Australia and New Zealand continue to push for India’s inclusion in the proposed Regional Comprehensive Economic Partnership (RCEP) pact, weeks after New Delhi pulled out of it.
Officials of both the nations have been in touch with other partners in the free-trade agreement and were the real force behind the RCEP nations deciding to keep the door open for India to join at a later date, say sources in the know.
The countries are not interested in aligning more with export powerhouse China even as hopes of gaining access to India, the single-largest potential market, evaporate, said diplomatic sources. As a result, the nations have continued back-channeling efforts and have been crucial intermediaries between India and China, they added.
To focus on the RCEP, India had earlier decided to hold off talks on bilateral free-trade agreements with both the nations. Now, with the government aiming for a deal with the US and deciding to restart similar talks with the European Union, the two southern nations are wary of missing out on trade with India.
Interest Down Under
India figures significantly in Australia’s global trade plans. A report on bilateral trade — An India Economic Strategy to 2035, penned by former Australian High Commissioner to India Peter N Varghese — has batted for more economic linkages between the nations at a time Indian businesses have been scouting for new overseas markets, egged on by the government.
The report mentions India as the single-most significant growth opportunity for Australia. India has also been deemed crucial by a section of Australian policymakers if the country is to reduce its trade reliance on China and Japan.
The 500-page report has been submitted to the Australian Prime Minister’s office and the country is streamlining the official recommendations on the report. The door to the RCEP has been consciously kept open for India by other nations, and the government needs to reassess its position, Verghese recently said in New Delhi.
Official statistics show that India’s exports to Australia stood at $3.5 billion in the last financial year, while imports were pegged at upwards of $13 billion. While lower crude oil prices have hit realisations from processed petroleum shipments, most other categories of exports have also stagnated.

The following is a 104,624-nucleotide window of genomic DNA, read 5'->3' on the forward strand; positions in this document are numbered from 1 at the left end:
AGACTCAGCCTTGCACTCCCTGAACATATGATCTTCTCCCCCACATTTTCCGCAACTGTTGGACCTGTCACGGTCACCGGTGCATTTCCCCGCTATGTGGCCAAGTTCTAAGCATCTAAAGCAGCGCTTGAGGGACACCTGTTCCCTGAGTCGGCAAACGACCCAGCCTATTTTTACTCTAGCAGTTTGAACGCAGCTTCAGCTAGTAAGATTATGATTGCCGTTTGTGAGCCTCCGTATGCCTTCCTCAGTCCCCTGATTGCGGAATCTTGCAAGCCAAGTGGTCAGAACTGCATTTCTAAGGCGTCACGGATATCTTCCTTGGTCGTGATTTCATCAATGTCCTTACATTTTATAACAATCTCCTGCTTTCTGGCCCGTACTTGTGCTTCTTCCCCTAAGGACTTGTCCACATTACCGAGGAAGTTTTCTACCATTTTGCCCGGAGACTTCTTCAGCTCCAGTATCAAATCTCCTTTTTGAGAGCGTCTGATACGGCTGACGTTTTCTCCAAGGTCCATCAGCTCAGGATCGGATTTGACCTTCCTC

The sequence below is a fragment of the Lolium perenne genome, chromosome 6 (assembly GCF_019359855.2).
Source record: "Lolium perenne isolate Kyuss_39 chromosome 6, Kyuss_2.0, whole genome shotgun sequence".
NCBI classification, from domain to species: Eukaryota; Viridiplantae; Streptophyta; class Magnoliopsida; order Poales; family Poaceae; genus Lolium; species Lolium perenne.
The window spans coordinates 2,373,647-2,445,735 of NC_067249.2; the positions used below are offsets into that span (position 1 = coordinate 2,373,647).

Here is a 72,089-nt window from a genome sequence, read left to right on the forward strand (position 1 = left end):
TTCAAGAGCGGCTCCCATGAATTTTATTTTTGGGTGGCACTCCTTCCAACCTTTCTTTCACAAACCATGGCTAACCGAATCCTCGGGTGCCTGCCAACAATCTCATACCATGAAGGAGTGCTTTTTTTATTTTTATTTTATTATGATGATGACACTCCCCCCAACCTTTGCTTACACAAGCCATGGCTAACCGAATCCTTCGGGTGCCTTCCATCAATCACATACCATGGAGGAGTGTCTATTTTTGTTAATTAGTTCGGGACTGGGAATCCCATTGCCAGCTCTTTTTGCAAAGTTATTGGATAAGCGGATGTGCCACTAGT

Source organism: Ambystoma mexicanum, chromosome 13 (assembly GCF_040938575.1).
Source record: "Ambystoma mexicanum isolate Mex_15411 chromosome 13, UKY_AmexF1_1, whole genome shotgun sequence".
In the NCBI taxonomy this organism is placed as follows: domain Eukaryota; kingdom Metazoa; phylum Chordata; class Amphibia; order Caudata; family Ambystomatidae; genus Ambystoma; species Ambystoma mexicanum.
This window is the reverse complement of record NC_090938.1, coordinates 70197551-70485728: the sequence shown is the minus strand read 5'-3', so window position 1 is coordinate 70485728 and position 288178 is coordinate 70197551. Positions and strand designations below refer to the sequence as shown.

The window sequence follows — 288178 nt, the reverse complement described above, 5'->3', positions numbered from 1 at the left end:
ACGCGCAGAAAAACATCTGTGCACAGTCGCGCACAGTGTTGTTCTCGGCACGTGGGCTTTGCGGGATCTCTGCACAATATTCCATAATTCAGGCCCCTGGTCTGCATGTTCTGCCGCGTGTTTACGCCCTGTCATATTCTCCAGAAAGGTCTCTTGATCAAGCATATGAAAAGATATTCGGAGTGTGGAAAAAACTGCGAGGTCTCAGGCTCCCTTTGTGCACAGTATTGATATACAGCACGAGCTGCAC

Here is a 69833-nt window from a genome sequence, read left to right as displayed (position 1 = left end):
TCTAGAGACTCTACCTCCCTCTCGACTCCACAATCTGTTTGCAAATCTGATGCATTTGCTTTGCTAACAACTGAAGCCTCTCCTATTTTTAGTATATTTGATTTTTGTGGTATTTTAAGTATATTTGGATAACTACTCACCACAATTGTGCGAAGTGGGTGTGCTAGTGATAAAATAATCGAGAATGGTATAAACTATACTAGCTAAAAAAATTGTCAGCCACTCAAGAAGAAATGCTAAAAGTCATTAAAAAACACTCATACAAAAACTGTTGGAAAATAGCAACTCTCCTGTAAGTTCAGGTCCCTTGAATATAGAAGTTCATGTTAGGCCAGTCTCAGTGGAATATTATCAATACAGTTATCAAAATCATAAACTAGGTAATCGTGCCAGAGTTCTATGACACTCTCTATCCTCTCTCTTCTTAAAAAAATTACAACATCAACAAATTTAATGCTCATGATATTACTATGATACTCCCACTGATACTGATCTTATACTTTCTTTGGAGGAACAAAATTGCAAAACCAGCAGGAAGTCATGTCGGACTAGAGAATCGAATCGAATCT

On the other hand, the principal reason for the yawning trade deficit has been Australian coal and natural gas exports worth over $9.6 billion. Canberra also hopes to position itself as a major supplier for India’s farm needs, especially in the volatile pulses trade. In 2017-18, the country had sent over $924 million worth of chickpeas and pulses, and $125.63 million worth of wheat.
While these have dropped to only $24 million after the government put in restrictions on imports, the cyclical nature of India’s high-quality pulses requirements has got Canberra hopeful. Aussie agriculture majors such as GrainCorp and Olam Australia are looking to scale up business in India and nearby markets, said a senior diplomatic source.
‘Milking’ the issue
However, it may be difficult for New Zealand to gain even if India joins the RCEP as its top export sector — dairy — is something Indian policymakers have sworn not to open to foreign competition.
New Zealand’s demand for access to the vast domestic consumer market has been rebuffed by India at the latest stages of the negotiations.
The government had been forced to leave dairy out of the mix after top officials from the newly created animal husbandry ministry along with the National Dairy Development Board repeatedly approached the commerce department to ensure that interests of Indian farmers are protected.
But New Zealand is determined to crack the market. Earlier this month, Kiwi Trade Minister Damien O’Connor had visited Dairy major Amul’s facilities in Ahmedabad and offered to share technology and best practices.
The country leads the world in milk, butter and powdered products and its exports are a major price determinant.